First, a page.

Mid-life Pastoral
The sheep don't bother me too much
they graze without concern in peace
and think these hills as home, yet home
should feel so different than this;
I tell myself I can ignore them now
and turn my back, pretend they go away -
some white, some black, I've been both kinds
and I won't count them, I don't want to sleep.
But it's the grass that bothers me
it's greener on the side I haven't been.
the side we've trampled on, each blade
bows graceful, each weighed with a tear
or drop of sweat: yours, mine maybe;
not knowing which is which, I'll tell
myself it's dew, small recalled gleams;
and if my hands could still find time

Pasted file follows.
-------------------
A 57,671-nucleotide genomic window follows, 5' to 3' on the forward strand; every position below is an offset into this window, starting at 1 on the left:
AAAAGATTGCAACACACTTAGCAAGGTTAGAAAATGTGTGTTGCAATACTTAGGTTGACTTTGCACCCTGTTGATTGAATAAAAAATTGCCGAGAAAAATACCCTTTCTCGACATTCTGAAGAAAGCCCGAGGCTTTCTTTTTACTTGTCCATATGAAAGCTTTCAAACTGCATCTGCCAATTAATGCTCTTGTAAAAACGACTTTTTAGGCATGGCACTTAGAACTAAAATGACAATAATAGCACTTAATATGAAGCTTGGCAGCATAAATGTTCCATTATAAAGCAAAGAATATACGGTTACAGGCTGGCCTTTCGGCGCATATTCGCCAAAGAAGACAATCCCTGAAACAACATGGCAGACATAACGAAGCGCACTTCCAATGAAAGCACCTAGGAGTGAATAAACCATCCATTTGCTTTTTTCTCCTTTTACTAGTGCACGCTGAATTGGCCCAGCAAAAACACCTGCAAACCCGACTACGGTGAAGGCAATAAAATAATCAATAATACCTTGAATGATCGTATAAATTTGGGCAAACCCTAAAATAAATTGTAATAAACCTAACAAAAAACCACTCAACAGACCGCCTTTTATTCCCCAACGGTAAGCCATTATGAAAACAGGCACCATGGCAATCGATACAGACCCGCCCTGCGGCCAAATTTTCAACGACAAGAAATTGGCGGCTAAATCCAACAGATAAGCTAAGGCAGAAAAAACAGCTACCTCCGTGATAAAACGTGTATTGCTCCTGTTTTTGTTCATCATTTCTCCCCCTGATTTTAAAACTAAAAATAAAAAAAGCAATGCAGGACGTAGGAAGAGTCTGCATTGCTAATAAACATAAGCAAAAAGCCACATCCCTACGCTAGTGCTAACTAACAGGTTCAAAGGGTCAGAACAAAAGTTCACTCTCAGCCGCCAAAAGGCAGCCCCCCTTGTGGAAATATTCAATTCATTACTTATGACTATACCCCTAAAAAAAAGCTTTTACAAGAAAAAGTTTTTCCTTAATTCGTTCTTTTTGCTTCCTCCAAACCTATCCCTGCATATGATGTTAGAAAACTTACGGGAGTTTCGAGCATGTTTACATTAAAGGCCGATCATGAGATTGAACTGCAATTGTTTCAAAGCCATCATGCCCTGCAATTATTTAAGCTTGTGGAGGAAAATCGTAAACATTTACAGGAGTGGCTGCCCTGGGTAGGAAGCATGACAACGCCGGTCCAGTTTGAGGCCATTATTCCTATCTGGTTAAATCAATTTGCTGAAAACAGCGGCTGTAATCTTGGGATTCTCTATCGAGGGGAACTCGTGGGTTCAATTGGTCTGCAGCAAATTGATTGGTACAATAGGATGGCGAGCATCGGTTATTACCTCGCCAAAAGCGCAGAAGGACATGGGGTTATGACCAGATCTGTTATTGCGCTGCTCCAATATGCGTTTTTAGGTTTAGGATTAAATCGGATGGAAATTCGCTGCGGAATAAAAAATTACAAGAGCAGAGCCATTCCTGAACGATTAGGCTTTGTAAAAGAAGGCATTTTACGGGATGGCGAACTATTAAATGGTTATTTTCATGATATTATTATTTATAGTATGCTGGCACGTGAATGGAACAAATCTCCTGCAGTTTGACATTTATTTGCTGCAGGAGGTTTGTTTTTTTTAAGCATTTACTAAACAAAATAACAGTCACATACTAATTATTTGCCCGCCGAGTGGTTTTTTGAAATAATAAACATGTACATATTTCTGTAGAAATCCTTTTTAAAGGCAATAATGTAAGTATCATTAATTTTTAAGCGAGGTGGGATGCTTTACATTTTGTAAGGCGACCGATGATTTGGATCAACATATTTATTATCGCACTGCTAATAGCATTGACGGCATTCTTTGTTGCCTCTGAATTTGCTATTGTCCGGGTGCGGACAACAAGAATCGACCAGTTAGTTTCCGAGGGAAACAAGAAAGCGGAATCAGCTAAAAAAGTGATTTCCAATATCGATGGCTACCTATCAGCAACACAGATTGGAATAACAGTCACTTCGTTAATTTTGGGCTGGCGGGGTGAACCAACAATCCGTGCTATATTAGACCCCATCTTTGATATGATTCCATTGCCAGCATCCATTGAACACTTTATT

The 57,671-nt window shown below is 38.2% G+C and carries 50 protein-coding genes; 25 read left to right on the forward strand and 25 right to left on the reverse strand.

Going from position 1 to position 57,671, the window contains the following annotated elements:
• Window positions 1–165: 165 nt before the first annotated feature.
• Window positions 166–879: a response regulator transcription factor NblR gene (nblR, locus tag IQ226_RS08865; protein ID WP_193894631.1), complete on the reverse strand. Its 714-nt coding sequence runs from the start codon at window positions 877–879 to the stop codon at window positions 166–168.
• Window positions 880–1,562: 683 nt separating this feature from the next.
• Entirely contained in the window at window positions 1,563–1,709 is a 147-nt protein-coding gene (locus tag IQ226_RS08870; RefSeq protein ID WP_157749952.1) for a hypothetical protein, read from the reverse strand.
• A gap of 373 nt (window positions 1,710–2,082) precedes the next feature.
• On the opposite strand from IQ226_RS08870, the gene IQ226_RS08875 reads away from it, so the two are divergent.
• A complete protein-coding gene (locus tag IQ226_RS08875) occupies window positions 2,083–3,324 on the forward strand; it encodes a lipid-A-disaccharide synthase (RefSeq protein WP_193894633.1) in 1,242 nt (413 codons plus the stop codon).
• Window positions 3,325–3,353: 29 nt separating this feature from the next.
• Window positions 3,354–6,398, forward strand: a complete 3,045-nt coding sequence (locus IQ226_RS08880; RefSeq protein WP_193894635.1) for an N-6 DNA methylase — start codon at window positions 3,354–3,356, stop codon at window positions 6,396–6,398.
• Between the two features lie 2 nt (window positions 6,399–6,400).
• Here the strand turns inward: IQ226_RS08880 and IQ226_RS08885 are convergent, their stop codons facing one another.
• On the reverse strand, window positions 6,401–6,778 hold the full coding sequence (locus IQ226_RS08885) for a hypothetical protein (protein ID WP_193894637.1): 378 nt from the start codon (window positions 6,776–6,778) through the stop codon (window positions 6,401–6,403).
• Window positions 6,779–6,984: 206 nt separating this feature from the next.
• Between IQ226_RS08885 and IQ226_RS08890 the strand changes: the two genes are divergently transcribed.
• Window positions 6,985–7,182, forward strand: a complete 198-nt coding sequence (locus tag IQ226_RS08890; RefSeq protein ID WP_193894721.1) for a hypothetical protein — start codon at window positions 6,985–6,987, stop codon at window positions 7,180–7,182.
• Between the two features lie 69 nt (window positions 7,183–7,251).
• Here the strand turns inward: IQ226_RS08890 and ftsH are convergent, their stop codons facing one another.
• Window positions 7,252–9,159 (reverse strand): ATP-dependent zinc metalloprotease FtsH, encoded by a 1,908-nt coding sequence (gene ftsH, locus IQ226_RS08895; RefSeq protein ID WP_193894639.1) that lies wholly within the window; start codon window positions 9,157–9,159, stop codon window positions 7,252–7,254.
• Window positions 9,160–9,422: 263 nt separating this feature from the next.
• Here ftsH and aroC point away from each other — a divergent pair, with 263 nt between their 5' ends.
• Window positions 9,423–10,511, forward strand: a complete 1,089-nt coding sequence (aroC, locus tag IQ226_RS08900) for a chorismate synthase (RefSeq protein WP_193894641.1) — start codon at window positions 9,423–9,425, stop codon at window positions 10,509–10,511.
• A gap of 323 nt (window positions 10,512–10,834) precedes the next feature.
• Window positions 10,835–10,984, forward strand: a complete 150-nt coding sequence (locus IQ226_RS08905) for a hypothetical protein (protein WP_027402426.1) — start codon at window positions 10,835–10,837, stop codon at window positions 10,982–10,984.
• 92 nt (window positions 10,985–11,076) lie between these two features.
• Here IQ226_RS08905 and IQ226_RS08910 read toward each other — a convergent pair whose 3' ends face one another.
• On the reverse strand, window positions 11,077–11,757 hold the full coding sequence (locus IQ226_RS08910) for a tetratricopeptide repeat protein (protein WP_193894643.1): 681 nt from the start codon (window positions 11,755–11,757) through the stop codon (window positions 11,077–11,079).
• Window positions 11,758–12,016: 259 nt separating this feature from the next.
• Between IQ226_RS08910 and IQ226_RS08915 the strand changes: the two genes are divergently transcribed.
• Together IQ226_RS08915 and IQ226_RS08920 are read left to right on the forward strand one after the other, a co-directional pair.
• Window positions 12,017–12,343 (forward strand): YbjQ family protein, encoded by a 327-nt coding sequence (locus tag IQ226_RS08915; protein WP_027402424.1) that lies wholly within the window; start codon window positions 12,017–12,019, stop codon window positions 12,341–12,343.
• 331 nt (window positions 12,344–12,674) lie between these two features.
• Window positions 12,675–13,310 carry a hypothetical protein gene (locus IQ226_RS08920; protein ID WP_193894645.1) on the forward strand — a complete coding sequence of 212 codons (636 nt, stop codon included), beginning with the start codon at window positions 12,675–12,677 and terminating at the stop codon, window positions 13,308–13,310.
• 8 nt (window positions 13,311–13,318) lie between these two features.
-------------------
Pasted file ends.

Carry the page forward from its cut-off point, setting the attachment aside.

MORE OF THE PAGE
to touch your face, and yours touch mine,
could they still brush away what we have done?
And maybe I've begun to be afraid
of living out the day within these hills' embrace
that keeps me from the evening sun,
my lifelong wait, my dream: it dawns on me,
no sunsets here, and self-illumination fails
the way of silence or accusing glances --
So how long will it be 'til sheep awake to find
their shepherds' shadows skulk the dark, like wolves.
Jon Bohrn (1999)

 

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